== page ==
Biopics have been and continue to be a popular genre of film, particularly seeing a resurgence in recent years – the success of 2018’s “Bohemian Rhapsody”, 2019’s “Rocketman” and the newly released “Elvis” are testament to the genre’s staying power in popular culture. While seeing the dramatic life of a revered musician or controversial politician on the big screen may sometimes be more engaging than reading through a dry history textbook or biography, biopics can sometimes romanticize their historicized subjects and time periods to a problematic degree. Given the biopic’s resurgence, it is important to recognize the ways in which they harmfully perpetuate the ‘great man’ style of history.
‘Great man’ history is an older approach to studying history which understands the past almost exclusively through the impact of influential individuals, neglecting broader political, economic and environmental factors while minimizing the role everyday people have historically played in pushing for civil liberties and labor rights. This way of thinking about history can tend to lead to an anti-democratic perspective on politics past, present and future, one that can be — and has been — taken advantage of by charismatic authoritarians historically and today.
The limited runtime of a biographical film means that accuracy and context are often cast aside in favor of what is considered entertaining to watch (and profitable for studios to invest in). These constraints have sometimes led biopics to adopt the same kind of uncontroversial depictions that the ‘great man’ view of history affords to often-times problematic figures. “The King’s Speech” exemplifies this to a fault: the movie sympathetically depicted King George VI of England’s private struggle with his fear of public speaking while barely touching on the politics of his role as the last British Emperor of India, having fought against several independence movements in the colonized Middle East and Asia.
The biopic’s recent resurgence and the genre’s tendency toward this individualist style of history has ironically brought renewed appreciation to a 1987 box-office failure, Alex Cox’s “Walker”. A satirical biopic that turns the genre on its head, the historical Western was surprisingly ahead of its time with its critiques of both the genre and the ways in which colonial history is depicted in America. However, the movie’s absurdist style saw these criticisms go over the heads of audiences in the 1980s, where it received mostly negative reviews. Today, it is relevant more than ever in a global political climate that dangerously embraces charismatic far-right populists, romanticized history and media talking points over fact.
William Walker – 19th Century Imperialist, 20th Century Metaphor
“Walker” follows the story of American mercenary William Walker, who overthrew the Nicaraguan government in 1855 in hopes of turning it into a slaving colony. This practice, which was called filibustering, was technically made illegal by the US government in 1818, but continued without punishment due to its popularity amongst most Americans – specifically, the practice continued to be supported by prominent businessmen in the South trying to expand their profitable slave trade. After previous attempts to take territory in Baja California and Mexico, Walker took advantage of a civil war occurring in Nicaragua in order to fulfill his own business interests. After aligning with the losing Leon faction, Walker won the war. Shortly after, he appointed himself president of the country, a post he occupied for just under two years. During this time, he legalized slavery and attempted to control the shipping industry there, which eventually spurred local resistance that sent him back to the United States. After another similar expedition aimed at conquering Honduras, he was captured by the British Navy and executed by Honduran authorities in 1860. He was remembered as a ‘visionary adventurer’ after his death, being seen as a patriot for many years.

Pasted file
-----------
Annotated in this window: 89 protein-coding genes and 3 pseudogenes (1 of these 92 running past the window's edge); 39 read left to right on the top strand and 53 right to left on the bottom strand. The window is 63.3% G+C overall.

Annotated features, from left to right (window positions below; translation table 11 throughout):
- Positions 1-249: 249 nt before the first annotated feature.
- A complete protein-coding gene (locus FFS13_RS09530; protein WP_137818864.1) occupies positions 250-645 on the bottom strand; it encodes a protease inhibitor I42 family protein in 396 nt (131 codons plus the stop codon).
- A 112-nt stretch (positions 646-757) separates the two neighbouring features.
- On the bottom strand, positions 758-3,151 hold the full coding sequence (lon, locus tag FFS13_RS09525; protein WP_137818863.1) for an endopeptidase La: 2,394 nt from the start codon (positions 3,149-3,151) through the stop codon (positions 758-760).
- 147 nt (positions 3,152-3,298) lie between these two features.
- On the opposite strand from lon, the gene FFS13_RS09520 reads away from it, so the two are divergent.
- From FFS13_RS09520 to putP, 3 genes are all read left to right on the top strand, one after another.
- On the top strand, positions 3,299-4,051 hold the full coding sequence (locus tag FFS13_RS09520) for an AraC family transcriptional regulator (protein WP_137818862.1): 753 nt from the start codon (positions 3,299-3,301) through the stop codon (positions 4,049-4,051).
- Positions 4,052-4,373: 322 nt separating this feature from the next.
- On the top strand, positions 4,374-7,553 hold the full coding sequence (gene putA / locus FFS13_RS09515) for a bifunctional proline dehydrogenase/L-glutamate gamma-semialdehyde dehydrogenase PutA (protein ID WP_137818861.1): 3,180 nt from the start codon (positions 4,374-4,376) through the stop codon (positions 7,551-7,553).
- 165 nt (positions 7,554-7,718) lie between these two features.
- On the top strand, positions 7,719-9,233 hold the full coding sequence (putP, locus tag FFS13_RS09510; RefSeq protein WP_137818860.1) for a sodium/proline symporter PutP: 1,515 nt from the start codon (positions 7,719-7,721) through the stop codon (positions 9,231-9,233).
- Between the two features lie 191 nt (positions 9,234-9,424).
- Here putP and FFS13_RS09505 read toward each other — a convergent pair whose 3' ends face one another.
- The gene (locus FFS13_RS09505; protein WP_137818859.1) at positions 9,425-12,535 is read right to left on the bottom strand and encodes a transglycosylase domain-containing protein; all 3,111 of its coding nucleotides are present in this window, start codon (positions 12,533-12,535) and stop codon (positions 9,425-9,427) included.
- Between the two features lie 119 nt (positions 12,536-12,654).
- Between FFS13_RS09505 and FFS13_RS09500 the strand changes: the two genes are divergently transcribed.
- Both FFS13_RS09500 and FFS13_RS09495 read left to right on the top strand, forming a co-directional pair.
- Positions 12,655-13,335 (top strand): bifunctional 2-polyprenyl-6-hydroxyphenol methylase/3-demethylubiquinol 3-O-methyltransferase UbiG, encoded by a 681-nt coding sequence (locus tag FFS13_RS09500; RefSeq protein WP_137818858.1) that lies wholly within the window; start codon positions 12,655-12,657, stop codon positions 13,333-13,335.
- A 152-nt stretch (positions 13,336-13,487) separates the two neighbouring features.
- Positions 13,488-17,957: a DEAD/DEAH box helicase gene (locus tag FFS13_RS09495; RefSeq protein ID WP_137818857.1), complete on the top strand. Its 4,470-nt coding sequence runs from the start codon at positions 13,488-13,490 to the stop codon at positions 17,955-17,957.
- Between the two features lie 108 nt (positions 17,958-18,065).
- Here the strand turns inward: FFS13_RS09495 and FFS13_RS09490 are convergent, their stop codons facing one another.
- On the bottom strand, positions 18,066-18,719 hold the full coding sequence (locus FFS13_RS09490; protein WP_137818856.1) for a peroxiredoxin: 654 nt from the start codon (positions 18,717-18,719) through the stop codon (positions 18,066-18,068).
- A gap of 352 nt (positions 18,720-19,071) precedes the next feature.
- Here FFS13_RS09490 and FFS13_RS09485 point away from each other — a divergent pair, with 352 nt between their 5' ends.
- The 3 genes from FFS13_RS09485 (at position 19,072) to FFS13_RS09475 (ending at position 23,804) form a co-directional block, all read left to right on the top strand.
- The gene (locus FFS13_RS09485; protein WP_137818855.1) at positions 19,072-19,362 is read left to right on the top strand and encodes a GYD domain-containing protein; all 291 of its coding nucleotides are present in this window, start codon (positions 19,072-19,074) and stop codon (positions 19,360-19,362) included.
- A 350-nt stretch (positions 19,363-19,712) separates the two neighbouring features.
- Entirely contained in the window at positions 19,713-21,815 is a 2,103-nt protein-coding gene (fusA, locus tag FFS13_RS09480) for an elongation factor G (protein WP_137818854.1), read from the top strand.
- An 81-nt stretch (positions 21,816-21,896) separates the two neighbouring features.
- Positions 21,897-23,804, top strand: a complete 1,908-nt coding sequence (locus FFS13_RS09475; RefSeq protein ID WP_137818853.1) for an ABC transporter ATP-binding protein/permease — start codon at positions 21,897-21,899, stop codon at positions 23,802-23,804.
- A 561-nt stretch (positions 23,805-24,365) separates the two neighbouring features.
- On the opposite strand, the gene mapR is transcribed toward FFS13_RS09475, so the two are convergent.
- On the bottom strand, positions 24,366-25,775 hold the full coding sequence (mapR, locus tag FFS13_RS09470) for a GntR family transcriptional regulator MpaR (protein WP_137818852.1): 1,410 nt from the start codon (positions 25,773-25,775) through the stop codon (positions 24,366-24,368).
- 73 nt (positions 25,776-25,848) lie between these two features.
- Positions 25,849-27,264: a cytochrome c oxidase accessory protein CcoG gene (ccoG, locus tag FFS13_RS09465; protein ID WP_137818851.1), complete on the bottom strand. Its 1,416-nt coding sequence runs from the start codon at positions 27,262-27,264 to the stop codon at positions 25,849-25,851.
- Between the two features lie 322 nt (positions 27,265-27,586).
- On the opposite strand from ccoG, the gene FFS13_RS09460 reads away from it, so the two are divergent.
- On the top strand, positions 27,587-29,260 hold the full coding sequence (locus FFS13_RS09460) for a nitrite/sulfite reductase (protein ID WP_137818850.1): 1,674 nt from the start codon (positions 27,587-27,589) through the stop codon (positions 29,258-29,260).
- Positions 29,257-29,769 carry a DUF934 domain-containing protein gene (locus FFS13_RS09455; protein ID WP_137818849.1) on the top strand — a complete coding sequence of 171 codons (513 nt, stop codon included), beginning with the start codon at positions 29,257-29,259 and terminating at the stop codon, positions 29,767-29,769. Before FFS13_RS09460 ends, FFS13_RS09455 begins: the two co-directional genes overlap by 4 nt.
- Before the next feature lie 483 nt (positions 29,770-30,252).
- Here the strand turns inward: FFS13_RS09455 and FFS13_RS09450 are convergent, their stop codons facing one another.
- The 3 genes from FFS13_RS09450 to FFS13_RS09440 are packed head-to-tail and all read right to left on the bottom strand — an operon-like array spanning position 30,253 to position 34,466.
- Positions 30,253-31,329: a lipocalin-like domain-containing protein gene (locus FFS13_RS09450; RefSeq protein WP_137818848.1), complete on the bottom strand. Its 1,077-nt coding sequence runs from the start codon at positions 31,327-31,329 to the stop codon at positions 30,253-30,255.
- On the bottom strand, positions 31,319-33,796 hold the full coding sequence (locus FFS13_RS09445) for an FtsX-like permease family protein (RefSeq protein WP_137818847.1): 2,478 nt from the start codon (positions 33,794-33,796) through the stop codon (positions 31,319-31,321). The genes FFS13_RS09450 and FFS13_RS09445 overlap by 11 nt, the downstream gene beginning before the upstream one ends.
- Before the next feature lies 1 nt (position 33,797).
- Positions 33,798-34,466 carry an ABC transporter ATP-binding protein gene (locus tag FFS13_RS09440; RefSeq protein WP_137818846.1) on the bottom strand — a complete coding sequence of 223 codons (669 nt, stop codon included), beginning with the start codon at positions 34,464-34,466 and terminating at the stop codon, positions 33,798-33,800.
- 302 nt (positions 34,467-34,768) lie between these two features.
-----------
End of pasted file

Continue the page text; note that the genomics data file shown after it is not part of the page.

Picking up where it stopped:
In the biopic, actor Ed Harris portrays Walker as a comically larger-than-life figure. In one scene, Walker struts carelessly through a major firefight unharmed. As his fellow soldiers die around him, he seems unbothered, stopping to play a piano. Later on in the film, Walker’s soldiers can be seen reading a Newsweek magazine with his face on the cover, where he is labeled ‘Nicaragua’s Liberator’. While these blink-and-you-miss-it moments of misplaced objects do add up, the film’s climax pushes this pattern of the modern day bleeding into the past to the extreme. This sheer absurdity of Walker’s depiction in the movie shows how historical figures (even those as reprehensible as Walker) can be placed on a pedestal and somehow redeemed, both through cinema and in how history can be taught and viewed.